Andrew Sullivan, Brandon Eich, Freedom of Opinion, Google, Mozilla, Political Correctness, The Gaystapo
In Silicon Valley, where personal quirks and even antisocial personalities are tolerated as long as you are building new products and making money, a socially conservative viewpoint may be one trait you have to keep to yourself.
On Thursday, Brendan Eich, who has helped develop some of the webâ€™s most important technologies, resigned under pressure as chief executive of Mozilla, the maker of the popular Firefox web browser, just two weeks after taking the job. The reason? In 2008, he donated $1,000 in support of Proposition 8, a California measure that banned same-sex marriage.
Once Mr. Eichâ€™s support for Proposition 8 became public, the reaction was swift, with a level of disapproval that the company feared was becoming a threat to its reputation and business. …
â€œWe didnâ€™t act like youâ€™d expect Mozilla to act,â€ wrote Mitchell Baker, the executive chairwoman of Mozilla. â€œWe didnâ€™t move fast enough to engage with people once the controversy started. Weâ€™re sorry. We must do better.â€
Rather astonishingly, a couple of prominent commentators on the left came out solidly in defense of liberal (in the classical liberal sense) values.
Andrew Sullivan (who I think is often dead wrong) was courageously right on this one.
Will he now be forced to walk through the streets in shame? Why not the stocks? The whole episode disgusts me â€“ as it should disgust anyone interested in a tolerant and diverse society. If this is the gay rights movement today â€“ hounding our opponents with a fanaticism more like the religious right than anyone else â€“ then count me out. If we are about intimidating the free speech of others, we are no better than the anti-gay bullies who came before us.
Andrew deserves one of his own Yglesias awards.
Conor Friedersdorf, Andrew Sullivan’s former employee, now at the Atlantic, was equally forthrightly on the good side this time.
[N]o one had any reason to worry that Eich, a longtime executive at the company, would do anything that would negatively affect gay Mozilla employees. In fact, Mozilla Executive Chairwoman Mitchell Baker, his longtime business partner who now defends the need for his resignation, said this about discovering that he gave money to the Proposition 8 campaign: “That was shocking to me, because I never saw any kind of behavior or attitude from him that was not in line with Mozillaâ€™s values of inclusiveness.” It’s almost as if that donation illuminated exactly nothing about how he’d perform his professional duties.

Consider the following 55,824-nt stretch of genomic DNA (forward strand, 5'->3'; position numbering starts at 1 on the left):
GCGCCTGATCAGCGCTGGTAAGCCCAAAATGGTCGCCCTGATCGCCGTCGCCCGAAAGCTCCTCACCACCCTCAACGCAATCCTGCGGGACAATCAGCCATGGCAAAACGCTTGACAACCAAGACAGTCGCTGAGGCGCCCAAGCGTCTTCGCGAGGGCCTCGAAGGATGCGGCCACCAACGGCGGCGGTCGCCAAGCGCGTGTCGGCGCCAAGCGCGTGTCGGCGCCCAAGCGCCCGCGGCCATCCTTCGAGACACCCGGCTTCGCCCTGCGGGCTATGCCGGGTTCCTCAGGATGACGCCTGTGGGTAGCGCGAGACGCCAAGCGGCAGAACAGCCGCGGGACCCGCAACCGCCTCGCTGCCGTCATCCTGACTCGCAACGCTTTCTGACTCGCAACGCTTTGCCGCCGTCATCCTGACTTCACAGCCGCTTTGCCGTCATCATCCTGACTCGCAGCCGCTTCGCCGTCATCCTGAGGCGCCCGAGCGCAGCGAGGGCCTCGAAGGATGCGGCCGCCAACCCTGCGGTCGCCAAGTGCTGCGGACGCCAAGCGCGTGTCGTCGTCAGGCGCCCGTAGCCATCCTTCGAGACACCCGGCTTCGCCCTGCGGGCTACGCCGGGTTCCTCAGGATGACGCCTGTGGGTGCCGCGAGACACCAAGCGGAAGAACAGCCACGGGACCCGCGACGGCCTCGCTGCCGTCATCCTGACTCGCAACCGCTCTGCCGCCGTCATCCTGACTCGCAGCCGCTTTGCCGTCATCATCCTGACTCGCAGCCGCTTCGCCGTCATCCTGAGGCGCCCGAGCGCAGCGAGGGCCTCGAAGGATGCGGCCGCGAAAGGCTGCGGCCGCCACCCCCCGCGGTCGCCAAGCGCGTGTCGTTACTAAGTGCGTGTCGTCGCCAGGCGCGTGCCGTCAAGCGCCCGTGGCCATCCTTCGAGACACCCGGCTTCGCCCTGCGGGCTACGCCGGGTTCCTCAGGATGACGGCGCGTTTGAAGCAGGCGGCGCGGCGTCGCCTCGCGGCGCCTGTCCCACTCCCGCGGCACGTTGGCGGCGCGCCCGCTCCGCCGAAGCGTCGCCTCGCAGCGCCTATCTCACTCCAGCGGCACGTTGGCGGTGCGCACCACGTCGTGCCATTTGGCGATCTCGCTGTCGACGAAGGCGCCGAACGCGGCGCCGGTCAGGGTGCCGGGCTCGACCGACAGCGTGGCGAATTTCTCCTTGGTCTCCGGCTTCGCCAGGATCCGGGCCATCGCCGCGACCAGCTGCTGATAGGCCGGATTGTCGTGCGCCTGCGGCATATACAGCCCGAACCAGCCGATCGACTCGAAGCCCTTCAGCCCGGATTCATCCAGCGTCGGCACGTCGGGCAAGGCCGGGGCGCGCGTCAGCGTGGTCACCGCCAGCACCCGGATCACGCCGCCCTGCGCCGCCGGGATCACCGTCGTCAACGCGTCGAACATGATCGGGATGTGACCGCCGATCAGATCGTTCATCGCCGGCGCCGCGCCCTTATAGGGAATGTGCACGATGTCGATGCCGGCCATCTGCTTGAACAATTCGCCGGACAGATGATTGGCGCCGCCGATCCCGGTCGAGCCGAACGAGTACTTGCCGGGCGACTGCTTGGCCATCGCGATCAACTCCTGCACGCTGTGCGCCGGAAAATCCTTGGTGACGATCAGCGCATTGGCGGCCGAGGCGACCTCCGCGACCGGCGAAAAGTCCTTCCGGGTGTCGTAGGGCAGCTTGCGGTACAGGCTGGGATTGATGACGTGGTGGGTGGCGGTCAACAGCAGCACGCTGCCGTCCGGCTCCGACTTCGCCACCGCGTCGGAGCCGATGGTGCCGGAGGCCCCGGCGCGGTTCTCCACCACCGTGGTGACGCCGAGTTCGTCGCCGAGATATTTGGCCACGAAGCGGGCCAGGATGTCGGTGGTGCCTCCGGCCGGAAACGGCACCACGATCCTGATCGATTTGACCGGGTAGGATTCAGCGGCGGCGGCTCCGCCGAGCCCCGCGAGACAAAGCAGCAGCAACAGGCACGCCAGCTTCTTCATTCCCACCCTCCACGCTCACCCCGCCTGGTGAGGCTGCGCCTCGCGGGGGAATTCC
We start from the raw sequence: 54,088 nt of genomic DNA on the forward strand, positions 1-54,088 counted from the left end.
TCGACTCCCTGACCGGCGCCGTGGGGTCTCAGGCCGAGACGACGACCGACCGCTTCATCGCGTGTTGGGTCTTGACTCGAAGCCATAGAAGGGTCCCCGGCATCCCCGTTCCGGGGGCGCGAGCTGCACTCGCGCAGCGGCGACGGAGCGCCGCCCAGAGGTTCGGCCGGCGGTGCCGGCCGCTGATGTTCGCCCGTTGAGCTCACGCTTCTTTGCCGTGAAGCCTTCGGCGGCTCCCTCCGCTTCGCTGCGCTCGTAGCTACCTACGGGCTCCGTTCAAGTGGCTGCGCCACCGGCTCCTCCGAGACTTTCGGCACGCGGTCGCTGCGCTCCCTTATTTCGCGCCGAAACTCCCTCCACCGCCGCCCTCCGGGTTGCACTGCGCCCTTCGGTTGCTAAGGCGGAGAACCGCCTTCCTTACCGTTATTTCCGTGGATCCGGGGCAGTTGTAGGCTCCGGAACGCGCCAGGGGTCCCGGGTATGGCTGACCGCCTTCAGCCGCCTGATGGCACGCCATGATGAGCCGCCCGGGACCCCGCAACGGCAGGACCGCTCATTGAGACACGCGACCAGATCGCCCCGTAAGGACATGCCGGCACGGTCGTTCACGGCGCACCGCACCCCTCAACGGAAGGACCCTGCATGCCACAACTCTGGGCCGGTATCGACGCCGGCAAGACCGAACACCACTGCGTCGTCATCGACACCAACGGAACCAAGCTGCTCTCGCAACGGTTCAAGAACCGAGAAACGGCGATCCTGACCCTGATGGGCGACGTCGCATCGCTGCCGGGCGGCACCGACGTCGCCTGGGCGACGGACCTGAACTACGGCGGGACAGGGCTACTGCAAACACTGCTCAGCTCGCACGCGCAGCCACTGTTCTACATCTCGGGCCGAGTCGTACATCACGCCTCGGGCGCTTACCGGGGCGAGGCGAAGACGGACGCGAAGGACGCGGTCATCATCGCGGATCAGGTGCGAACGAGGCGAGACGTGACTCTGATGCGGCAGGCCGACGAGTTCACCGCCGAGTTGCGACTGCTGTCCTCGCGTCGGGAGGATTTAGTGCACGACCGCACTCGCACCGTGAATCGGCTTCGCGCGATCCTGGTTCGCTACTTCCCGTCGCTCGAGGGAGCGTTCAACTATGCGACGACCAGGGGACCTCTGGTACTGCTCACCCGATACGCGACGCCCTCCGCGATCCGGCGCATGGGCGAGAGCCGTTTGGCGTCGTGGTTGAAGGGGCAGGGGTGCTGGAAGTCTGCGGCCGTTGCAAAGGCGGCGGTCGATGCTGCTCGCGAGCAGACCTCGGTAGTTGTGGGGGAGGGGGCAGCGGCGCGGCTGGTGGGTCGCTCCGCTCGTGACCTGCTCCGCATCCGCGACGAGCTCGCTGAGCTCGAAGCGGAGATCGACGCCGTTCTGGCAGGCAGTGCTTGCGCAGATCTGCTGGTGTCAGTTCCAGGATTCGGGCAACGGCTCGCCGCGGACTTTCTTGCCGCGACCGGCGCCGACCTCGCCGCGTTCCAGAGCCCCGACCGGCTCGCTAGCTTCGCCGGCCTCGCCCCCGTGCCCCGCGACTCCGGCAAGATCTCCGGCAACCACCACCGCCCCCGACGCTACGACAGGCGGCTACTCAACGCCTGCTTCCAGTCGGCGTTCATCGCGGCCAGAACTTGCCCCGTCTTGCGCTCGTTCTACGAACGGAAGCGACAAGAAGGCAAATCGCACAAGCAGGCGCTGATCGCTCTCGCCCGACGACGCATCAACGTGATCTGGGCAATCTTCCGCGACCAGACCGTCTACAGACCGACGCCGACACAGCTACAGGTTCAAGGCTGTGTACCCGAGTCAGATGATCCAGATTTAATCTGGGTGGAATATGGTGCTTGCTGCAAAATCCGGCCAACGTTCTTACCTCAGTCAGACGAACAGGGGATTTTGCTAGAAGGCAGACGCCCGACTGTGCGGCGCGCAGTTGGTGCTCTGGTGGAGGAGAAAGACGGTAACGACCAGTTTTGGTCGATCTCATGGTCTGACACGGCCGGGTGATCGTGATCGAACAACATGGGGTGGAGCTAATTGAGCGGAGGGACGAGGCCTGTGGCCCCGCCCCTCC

But no matter.
Calls for his ouster were premised on the notion that all support for Proposition 8 was hateful, and that a CEO should be judged not just by his or her conduct in the professional realm, but also by political causes he or she supports as a private citizen.
If that attitude spreads, it will damage our society.
Consider an issue like abortion, which divides the country in a particularly intense way, with opponents earnestly regarding it as the murder of an innocent baby and many abortion-rights supporters earnestly believing that a fetus is not a human life, and that outlawing it is a horrific assault on a woman’s bodily autonomy. The political debate over abortion is likely to continue long past all of our deaths. Would American society be better off if stakeholders in various corporations began to investigate leadership’s political activities on abortion and to lobby for the termination of anyone who took what they regard to be the immoral, damaging position?
It isn’t difficult to see the wisdom in inculcating the norm that the political and the professional are separate realms, for following it makes so many people and institutions better off in a diverse, pluralistic society. The contrary approach would certainly have a chilling effect on political speech and civic participation, as does Mozilla’s behavior toward Eich.
Its implications are particularly worrisome because whatever you think of gay marriage, the general practice of punishing people in business for bygone political donations is most likely to entrench powerful interests and weaken the ability of the powerless to challenge the status quo. There is very likely hypocrisy at work too. Does anyone doubt that had a business fired a CEO six years ago for making a political donation against Prop 8, liberals silent during this controversy (or supportive of the resignation) would’ve argued that contributions have nothing to do with a CEO’s ability to do his job? They’d have called that firing an illiberal outrage, but today they’re averse to vocally disagreeing with allies.
Most vexing of all is Mozilla’s attempt to present this forced resignation as if it is consistent with an embrace of diversity and openness. Its public statements have been an embarrassment of illogic, as I suspect the authors of those statements well know. “Mozilla believes both in equality and freedom of speech,” the company wrote. “Equality is necessary for meaningful speech. And you need free speech to fight for equality. Figuring out how to stand for both at the same time can be hard.”
This is a mess.
The hell of it is: Google is just as PC totalitarian as Mozilla. This blog was suspended by Google from its advertising program one day, abruptly, and with no prior notice, for having published, years earlier, examples of cartoons criticizing Islamic religious attitudes by the French satirical magazine Charlie Hebdo.
Google’s cryptic communications indicated that I was expected to purge from this blog every potentially controversial item critical of Islam which Google might object to, and then beg them to take me back. I sent Google an email inviting them to kiss my ass.
I’m seriously thinking of going Linux on my next PC.